Blog Post

The tussle over animated GIFs

Today brought a bit of good news from Facebook: The social media mecca has begun rolling out photo comments. Users will now be able to respond to comments with an upload of their favorite cat reaction photo.

But GIFs aren’t allowed.

PhotoCommentsFacebookShortly after Facebook’s announcement, I hit my own Facebook page to upload rogue comments of one of my favorite GIFs: a Japanese Chin with eyebrows stuck to its face. But right after I clicked post, the dog with eyebrows didn’t twirl a single time.

A representative from Facebook confirmed that for now, photo comments work for still images only.

Animated GIFs are polarizing among social-media platforms. They’ve had a meteoric rise on Tumblr, where millions of users share everything from cats hiding in boxes to dramatic scenes from Love & Hip Hop: Atlanta. But they’ve  struggled to share space on other big social-media sites.

Twitter famously banned GIFs from profile icon photos in the fall of last year, and will often lock up if a GIF is natively uploaded via its photo service, so the chances of an animated image making its way into the Twitter stream is low. Instagram also lacks animated photos.

FacebookGIFCommentWhy is the GIF so beloved by users yet so maligned by platforms? A lot of the trouble is the sheer amount of space a GIF takes up compared to a photo — a trouble spot many Tumblr devotees have had to overcome when uploading their own GIFs, as the website has a strict limit of 1MB in file size.

Twitter ultimately nixed the GIF user icons specifically because they were slowing down the API of the platform. Considering the volume of Facebook’s user pool, it’s likely that floods of GIFs would increase load times and even break browsers on occasion.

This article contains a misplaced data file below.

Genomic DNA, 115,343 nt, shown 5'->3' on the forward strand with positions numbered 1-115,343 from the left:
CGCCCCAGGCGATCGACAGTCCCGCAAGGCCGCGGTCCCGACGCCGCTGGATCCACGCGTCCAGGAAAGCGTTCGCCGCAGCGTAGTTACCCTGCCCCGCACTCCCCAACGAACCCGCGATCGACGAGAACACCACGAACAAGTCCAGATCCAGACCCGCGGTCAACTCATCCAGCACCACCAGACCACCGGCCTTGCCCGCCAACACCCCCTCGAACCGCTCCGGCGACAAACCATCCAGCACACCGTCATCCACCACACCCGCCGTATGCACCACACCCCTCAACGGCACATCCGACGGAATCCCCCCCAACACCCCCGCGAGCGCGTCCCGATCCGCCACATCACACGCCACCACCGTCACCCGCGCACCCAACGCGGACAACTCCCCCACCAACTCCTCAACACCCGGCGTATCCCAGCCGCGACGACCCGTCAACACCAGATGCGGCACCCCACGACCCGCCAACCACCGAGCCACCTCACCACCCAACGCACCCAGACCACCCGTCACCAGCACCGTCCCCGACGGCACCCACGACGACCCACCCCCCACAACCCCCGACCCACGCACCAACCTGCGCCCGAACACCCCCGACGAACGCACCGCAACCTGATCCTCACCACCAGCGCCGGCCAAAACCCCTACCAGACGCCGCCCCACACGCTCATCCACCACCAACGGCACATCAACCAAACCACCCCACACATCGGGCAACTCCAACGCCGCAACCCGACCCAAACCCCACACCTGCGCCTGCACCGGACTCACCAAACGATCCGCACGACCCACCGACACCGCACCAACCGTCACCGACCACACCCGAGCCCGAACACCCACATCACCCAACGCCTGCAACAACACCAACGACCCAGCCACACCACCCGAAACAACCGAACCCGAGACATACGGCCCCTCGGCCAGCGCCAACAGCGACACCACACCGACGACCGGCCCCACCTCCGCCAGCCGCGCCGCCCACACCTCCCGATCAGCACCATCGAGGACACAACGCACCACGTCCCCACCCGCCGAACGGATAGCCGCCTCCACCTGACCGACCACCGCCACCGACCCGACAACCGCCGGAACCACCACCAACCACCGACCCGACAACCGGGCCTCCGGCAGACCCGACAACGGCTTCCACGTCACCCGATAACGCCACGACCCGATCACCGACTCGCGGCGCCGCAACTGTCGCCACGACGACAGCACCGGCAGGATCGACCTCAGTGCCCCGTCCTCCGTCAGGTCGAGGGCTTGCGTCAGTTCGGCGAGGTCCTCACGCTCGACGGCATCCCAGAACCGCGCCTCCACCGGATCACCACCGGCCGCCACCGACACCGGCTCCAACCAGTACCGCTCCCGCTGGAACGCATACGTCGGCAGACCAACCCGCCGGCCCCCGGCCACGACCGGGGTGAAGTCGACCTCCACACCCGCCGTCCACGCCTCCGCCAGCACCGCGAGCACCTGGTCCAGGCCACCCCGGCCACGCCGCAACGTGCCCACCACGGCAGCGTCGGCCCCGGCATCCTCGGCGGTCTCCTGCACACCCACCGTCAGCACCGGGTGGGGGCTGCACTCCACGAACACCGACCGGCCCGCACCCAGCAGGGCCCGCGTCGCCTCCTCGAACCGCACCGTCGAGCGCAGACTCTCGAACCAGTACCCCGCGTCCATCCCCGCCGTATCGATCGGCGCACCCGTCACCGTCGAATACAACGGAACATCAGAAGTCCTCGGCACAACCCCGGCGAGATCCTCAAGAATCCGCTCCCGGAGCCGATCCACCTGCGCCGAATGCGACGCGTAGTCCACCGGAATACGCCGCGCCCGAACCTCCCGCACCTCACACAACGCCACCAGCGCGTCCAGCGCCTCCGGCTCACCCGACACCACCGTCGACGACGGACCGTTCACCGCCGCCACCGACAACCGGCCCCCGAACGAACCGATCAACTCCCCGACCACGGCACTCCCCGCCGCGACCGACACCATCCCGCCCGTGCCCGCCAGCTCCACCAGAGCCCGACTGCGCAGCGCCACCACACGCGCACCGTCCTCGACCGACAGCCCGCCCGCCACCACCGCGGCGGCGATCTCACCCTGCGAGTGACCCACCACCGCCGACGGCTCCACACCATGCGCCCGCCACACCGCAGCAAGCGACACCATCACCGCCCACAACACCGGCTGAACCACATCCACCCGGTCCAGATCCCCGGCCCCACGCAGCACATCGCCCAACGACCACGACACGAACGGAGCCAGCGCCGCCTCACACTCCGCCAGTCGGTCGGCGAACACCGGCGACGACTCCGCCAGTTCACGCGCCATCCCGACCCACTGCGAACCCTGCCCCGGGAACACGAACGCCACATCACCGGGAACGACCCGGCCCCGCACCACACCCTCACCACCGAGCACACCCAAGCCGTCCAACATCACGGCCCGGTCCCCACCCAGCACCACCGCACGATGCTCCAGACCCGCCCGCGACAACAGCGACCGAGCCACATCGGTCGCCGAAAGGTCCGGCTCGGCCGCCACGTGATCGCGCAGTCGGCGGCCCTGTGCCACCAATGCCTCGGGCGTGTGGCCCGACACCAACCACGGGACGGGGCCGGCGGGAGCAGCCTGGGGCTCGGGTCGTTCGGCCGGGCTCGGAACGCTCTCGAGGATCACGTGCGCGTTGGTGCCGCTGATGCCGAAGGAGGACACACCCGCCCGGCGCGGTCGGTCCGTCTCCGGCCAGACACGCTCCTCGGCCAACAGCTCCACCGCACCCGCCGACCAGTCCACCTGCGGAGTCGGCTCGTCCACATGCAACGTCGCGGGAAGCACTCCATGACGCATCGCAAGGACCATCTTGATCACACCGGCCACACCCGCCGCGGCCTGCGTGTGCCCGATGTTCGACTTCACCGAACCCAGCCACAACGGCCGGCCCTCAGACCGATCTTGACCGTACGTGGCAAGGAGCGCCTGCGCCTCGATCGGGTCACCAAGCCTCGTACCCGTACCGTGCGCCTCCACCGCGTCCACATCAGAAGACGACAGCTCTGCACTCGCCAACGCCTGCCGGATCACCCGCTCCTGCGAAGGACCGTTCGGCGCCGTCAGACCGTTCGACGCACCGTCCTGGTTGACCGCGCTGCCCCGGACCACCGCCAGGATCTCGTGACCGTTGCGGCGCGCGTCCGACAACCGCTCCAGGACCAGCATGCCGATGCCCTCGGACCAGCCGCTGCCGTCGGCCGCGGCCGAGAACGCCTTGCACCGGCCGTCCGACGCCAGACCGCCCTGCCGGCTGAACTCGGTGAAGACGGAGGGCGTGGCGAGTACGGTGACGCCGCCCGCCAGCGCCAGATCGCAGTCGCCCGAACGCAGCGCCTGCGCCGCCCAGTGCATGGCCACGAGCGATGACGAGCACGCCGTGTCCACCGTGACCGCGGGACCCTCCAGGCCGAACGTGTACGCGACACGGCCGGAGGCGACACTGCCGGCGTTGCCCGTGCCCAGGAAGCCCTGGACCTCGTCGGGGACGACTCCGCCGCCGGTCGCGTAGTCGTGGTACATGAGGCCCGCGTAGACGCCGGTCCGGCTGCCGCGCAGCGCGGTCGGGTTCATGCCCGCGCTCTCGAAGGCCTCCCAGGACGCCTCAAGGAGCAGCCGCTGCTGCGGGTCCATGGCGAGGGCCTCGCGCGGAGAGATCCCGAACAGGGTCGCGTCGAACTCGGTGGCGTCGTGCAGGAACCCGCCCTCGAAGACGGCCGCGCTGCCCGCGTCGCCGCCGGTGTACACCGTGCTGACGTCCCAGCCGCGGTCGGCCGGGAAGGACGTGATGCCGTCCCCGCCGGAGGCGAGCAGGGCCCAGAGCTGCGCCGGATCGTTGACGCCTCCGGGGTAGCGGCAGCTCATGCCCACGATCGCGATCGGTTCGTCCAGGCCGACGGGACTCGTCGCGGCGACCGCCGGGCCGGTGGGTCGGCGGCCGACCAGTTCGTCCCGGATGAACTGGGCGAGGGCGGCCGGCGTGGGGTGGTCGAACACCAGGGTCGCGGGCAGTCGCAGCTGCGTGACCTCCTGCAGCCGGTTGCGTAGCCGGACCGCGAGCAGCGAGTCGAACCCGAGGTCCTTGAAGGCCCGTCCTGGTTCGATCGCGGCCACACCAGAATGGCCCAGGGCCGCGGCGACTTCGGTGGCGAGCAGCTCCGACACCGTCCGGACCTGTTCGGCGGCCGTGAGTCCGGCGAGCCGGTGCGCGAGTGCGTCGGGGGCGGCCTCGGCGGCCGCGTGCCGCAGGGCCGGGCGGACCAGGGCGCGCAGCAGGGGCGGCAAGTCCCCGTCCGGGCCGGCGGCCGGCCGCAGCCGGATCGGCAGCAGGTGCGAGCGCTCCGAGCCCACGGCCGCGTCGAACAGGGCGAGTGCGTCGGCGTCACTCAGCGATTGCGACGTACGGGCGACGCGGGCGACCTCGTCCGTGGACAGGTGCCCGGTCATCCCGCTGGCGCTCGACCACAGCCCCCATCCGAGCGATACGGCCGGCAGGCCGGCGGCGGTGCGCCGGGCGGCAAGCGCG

But these troubles haven’t stopped the GIF from becoming a popular tool for self expression, and I have already seen many Facebook users as disappointed with their frozen photos as I was with poor eyebrow dog.

6 Responses to “The tussle over animated GIFs”

  1. LOL. You speak as if GIF’s are some sort of new trend. I made my first GIF’s way back in ’99 in Adobe Image Ready, as an active community member of The GIF trend is not new, that’s just a poor excuse for the community devs not being able to tackle it.

  2. nubwaxer

    because only my niece and sister in law are my fb friends i feel like i am imposing on them by posting anything so i quit. my other fb friends on my other two accounts are chinese and china blocks fb. basically i’m out.

  3. Allen Heffley

    Awe and I really wanted to put that Nintendo/Playstation/Xbox one on Facebook (Men in Black Will smith & Tommy Lee Jones are Nintendo/Playstation, putting on sunglasses. Xbox is a fat nerd trying to put on sunglasses too but pokes himself in the eye).

  4. There’s no great mystery here. Facebook, despite being such a juggernaut, has always been behind in the realm of features. And rather like old media, when they roll out something, uh, “new”, they seem to take two steps back. Think of how we had color films, yet when the TV was invented, it was black and white, color came later.

    Given this trend, animated GIFs for facebook comments will be rolled out around the time everyone else is exciting about reading books again.